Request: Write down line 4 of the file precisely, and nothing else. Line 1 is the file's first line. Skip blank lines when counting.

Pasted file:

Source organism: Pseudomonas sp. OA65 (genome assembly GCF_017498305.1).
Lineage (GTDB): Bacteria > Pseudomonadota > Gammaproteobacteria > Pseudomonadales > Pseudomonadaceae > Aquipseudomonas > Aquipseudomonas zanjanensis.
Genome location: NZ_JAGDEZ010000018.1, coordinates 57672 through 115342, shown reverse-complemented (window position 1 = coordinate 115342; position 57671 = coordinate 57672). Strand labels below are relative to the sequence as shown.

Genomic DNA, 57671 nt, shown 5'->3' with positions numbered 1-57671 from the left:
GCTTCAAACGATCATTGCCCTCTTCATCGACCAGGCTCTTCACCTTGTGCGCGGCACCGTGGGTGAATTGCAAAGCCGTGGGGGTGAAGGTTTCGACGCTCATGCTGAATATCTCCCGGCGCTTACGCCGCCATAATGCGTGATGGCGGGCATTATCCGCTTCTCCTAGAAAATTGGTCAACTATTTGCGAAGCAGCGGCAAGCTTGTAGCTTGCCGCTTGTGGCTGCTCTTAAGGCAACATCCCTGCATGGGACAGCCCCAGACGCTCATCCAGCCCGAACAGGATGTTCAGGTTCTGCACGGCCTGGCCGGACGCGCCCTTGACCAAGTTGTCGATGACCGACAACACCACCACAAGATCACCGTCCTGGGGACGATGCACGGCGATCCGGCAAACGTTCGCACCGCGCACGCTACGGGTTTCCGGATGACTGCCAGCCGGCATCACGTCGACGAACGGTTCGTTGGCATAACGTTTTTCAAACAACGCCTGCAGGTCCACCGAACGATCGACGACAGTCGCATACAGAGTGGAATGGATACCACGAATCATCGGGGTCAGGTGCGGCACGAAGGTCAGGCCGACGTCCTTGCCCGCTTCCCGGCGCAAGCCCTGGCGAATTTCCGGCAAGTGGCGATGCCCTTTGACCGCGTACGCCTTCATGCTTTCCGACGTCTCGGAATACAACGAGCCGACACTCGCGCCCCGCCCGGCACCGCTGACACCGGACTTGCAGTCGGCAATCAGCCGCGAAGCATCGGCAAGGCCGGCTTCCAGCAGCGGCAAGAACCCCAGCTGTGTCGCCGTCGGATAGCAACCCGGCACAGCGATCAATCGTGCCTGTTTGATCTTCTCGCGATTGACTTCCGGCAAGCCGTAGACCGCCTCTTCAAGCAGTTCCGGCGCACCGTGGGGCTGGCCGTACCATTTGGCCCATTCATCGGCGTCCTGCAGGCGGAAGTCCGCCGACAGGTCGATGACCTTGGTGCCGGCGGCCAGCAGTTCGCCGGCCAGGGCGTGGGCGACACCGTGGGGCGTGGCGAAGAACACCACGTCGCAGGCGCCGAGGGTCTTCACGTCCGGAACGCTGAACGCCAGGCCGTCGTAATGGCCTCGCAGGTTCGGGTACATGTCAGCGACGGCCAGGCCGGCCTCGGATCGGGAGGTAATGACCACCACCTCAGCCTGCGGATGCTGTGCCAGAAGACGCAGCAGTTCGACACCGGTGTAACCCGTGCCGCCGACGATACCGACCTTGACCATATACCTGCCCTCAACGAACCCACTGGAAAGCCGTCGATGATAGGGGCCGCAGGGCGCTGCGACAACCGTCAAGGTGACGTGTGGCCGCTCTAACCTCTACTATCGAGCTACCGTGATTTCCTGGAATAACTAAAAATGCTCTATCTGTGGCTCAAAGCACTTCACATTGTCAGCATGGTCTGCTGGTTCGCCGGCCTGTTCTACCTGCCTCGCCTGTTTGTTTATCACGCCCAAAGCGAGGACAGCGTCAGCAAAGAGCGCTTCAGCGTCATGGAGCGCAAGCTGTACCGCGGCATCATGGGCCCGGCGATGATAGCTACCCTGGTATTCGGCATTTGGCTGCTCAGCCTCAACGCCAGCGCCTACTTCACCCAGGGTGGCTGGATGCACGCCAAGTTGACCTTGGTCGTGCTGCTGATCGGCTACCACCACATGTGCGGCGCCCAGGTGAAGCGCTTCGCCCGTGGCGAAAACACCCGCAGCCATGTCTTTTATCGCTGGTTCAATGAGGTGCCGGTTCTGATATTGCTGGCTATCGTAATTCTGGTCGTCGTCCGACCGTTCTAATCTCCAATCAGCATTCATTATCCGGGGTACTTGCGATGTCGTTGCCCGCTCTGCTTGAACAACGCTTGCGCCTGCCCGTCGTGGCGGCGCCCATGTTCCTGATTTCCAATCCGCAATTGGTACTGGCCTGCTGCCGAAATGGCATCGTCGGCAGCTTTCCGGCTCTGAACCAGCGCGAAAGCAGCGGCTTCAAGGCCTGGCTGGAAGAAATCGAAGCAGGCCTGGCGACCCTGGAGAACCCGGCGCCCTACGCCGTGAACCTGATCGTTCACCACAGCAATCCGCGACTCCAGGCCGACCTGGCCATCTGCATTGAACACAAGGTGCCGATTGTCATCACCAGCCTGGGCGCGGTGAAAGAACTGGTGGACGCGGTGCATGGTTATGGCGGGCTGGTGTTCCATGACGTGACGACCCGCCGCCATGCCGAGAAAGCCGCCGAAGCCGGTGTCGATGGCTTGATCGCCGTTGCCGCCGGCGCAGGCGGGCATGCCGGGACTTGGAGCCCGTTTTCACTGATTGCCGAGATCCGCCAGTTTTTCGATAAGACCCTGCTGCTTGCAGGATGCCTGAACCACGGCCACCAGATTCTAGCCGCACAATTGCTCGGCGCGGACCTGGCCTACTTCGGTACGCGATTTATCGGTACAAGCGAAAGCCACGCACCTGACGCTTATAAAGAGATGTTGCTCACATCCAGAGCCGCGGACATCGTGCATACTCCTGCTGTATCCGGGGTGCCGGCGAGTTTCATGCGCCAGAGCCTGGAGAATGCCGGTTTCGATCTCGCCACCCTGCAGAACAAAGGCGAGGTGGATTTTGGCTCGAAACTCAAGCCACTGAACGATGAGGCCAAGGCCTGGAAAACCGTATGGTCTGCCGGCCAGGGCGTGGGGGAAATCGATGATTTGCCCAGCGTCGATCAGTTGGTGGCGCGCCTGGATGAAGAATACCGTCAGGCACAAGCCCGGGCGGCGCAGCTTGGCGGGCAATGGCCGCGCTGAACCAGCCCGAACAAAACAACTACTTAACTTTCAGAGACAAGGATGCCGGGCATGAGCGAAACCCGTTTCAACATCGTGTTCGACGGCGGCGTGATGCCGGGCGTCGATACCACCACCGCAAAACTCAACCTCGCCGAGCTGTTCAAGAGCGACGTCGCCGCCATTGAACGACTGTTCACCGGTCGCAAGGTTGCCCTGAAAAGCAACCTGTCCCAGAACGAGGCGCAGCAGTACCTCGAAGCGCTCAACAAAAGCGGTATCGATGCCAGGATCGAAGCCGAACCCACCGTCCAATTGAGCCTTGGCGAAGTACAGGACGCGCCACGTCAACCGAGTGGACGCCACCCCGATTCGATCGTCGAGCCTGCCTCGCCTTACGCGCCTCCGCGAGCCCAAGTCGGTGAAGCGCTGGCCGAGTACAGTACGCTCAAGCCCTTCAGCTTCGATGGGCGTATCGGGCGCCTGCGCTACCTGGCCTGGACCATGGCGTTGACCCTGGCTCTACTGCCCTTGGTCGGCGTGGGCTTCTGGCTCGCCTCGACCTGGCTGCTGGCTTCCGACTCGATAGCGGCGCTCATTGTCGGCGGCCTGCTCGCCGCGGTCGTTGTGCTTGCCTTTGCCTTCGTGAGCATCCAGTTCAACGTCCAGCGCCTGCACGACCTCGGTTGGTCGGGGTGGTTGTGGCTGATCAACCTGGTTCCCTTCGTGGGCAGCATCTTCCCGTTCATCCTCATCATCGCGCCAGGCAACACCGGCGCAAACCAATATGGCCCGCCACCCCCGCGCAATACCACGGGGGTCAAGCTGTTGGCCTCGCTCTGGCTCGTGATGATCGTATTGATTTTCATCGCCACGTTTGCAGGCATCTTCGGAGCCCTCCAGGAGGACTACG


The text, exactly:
Genomic DNA, 57671 nt, shown 5'->3' with positions numbered 1-57671 from the left: